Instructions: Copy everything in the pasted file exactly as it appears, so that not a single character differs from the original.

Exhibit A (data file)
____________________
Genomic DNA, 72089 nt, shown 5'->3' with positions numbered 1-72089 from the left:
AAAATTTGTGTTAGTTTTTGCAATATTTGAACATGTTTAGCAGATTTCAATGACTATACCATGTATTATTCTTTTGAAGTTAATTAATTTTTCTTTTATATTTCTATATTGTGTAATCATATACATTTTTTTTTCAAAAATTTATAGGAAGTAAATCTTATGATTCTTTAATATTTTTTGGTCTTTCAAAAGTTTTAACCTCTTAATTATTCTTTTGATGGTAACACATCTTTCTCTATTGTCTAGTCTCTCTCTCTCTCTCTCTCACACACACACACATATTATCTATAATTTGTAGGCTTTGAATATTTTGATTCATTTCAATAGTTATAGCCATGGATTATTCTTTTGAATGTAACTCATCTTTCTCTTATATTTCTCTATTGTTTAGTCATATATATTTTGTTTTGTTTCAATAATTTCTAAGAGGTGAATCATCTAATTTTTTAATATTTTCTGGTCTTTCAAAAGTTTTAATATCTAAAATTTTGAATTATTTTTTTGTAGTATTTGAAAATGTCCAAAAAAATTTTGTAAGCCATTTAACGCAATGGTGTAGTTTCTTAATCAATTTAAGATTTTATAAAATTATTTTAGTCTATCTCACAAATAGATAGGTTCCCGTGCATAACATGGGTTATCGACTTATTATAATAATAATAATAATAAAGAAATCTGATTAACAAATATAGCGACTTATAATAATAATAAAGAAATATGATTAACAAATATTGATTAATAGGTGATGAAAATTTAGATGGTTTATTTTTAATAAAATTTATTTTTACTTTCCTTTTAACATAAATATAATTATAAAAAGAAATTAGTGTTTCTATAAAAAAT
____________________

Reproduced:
Genomic DNA, 72089 nt, shown 5'->3' with positions numbered 1-72089 from the left:
AAAATTTGTGTTAGTTTTTGCAATATTTGAACATGTTTAGCAGATTTCAATGACTATACCATGTATTATTCTTTTGAAGTTAATTAATTTTTCTTTTATATTTCTATATTGTGTAATCATATACATTTTTTTTTCAAAAATTTATAGGAAGTAAATCTTATGATTCTTTAATATTTTTTGGTCTTTCAAAAGTTTTAACCTCTTAATTATTCTTTTGATGGTAACACATCTTTCTCTATTGTCTAGTCTCTCTCTCTCTCTCTCTCACACACACACACATATTATCTATAATTTGTAGGCTTTGAATATTTTGATTCATTTCAATAGTTATAGCCATGGATTATTCTTTTGAATGTAACTCATCTTTCTCTTATATTTCTCTATTGTTTAGTCATATATATTTTGTTTTGTTTCAATAATTTCTAAGAGGTGAATCATCTAATTTTTTAATATTTTCTGGTCTTTCAAAAGTTTTAATATCTAAAATTTTGAATTATTTTTTTGTAGTATTTGAAAATGTCCAAAAAAATTTTGTAAGCCATTTAACGCAATGGTGTAGTTTCTTAATCAATTTAAGATTTTATAAAATTATTTTAGTCTATCTCACAAATAGATAGGTTCCCGTGCATAACATGGGTTATCGACTTATTATAATAATAATAATAATAAAGAAATCTGATTAACAAATATAGCGACTTATAATAATAATAAAGAAATATGATTAACAAATATTGATTAATAGGTGATGAAAATTTAGATGGTTTATTTTTAATAAAATTTATTTTTACTTTCCTTTTAACATAAATATAATTATAAAAAGAAATTAGTGTTTCTATAAAAAAT